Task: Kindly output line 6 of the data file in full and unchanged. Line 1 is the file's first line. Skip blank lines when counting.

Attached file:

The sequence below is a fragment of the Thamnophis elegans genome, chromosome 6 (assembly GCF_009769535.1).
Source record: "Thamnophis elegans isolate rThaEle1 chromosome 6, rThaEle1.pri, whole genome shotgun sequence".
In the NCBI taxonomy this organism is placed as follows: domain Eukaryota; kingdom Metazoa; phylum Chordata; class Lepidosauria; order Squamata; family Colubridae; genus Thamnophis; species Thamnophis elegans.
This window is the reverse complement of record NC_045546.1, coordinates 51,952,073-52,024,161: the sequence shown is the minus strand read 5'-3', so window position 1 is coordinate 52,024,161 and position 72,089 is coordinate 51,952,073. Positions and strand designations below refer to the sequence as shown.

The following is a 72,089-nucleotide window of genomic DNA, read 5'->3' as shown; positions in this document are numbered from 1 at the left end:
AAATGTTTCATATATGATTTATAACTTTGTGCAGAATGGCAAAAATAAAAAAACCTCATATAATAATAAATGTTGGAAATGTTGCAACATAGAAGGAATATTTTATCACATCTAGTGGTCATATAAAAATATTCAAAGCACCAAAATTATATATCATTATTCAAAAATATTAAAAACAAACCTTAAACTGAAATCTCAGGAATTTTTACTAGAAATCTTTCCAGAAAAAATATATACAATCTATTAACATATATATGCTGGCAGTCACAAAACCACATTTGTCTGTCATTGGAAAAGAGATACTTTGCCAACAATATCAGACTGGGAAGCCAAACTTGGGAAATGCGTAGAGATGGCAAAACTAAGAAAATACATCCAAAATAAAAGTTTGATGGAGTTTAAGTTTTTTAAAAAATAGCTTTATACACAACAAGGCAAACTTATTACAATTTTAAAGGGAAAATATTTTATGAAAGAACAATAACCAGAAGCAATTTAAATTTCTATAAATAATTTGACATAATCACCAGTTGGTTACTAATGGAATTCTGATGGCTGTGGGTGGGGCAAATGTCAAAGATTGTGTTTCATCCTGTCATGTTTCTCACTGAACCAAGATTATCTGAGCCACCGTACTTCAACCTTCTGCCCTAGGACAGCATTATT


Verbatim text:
AAATGTTTCATATATGATTTATAACTTTGTGCAGAATGGCAAAAATAAAAAAACCTCATATAATAATAAATGTTGGAAATGTTGCAACATAGAAGGAATATTTTATCACATCTAGTGGTCATATAAAAATATTCAAAGCACCAAAATTATATATCATTATTCAAAAATATTAAAAACAAACCTTAAACTGAAATCTCAGGAATTTTTACTAGAAATCTTTCCAGAAAAAATATATACAATCTATTAACATATATATGCTGGCAGTCACAAAACCACATTTGTCTGTCATTGGAAAAGAGATACTTTGCCAACAATATCAGACTGGGAAGCCAAACTTGGGAAATGCGTAGAGATGGCAAAACTAAGAAAATACATCCAAAATAAAAGTTTGATGGAGTTTAAGTTTTTTAAAAAATAGCTTTATACACAACAAGGCAAACTTATTACAATTTTAAAGGGAAAATATTTTATGAAAGAACAATAACCAGAAGCAATTTAAATTTCTATAAATAATTTGACATAATCACCAGTTGGTTACTAATGGAATTCTGATGGCTGTGGGTGGGGCAAATGTCAAAGATTGTGTTTCATCCTGTCATGTTTCTCACTGAACCAAGATTATCTGAGCCACCGTACTTCAACCTTCTGCCCTAGGACAGCATTATT